Born and raised in San Antonio, Texas, Susana is a middle child with two brothers. Her parents are from Hebronville, Texas, and Mexico City, Mexico. Her father has a JD and is an attorney. Her mother, who holds a bachelor’s degree, is a vice president of human resources.
She attributes her drive for a higher education to her older brother, an Ivy League graduate with a JD. “My older brother was the kid that should have ended up as a stereotype or a statistic. He was born to two poor Mexican-American teenagers from a small town in the borderlands of South Texas. Against all the odds, however, he became incredibly successful and ended up attending Yale University, an opportunity more or less unheard of for kids like him. He has given me all the tools I need and all the necessary inspiration to reach my potential and strive for greatness.”
Nevertheless, her journey has come with challenges. One was growing up in a suburb without much diversity, where she experienced prejudice. But she adds that her toughest hurdle was a traumatic event that occurred in her sophomore year, which saw her spiraling into what she describes as a “state of mental disrepair.” Her grades dropped, and for a time, she gave up the idea of going to an elite university. But she says her motivation to succeed pulled her out of the slump.
Now a rising senior at Reagan High School, she reports that she is thriving. Her junior year activities include having served as event captain of the Speech Team and competing in acting and speech events at the local, regional, and national levels.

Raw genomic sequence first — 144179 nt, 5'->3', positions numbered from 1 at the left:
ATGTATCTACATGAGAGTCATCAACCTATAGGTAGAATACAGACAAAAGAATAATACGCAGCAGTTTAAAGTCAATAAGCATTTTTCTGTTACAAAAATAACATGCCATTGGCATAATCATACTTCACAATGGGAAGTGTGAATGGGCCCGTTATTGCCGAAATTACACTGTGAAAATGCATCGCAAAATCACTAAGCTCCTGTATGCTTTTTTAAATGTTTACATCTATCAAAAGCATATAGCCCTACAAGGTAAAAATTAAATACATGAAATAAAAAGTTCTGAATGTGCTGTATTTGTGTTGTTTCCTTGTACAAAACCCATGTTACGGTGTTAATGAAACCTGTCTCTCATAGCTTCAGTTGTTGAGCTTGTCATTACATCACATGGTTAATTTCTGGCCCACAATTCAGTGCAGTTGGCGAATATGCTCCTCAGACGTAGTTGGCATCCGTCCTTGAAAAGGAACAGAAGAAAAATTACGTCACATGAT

She has also been a research fellow at the Voelcker Biomedical Research Academy, an immersive biomedical program in collaboration with The University of Texas Health Science Center at San Antonio, in which she studied HIV and its progression to AIDS. She is now studying neural stem cell quiescence and its proliferation in response to aging, stress, and trauma, and hopes to become a physician.
Last July, she was one of 152 students selected to attend the Hispanic Scholarship Fund’s 2017 Youth Leadership Institute (YLI) at the University of Chicago. YLI is a four-day, overnight conference that gives outstanding Latino high school juniors the practical tools they need to set a course for success in college and career.
Susan is the recipient of the Harvard Book Prize and the National AP Scholar Award. Her speech and debate awards include National Speech & Debate Association Degree of Outstanding Distinction and National Qualifier for duo, as well as National Individual Events Tournament of Champions runner-up for dramatic interpretation and qualifier for duo, dramatic interpretation, humorous interpretation, and original oratory.
Her words of advice for students who are thinking about college: “Do not doubt your abilities or your potential to succeed. Your future is yours and yours only. Reach for it with both hands.”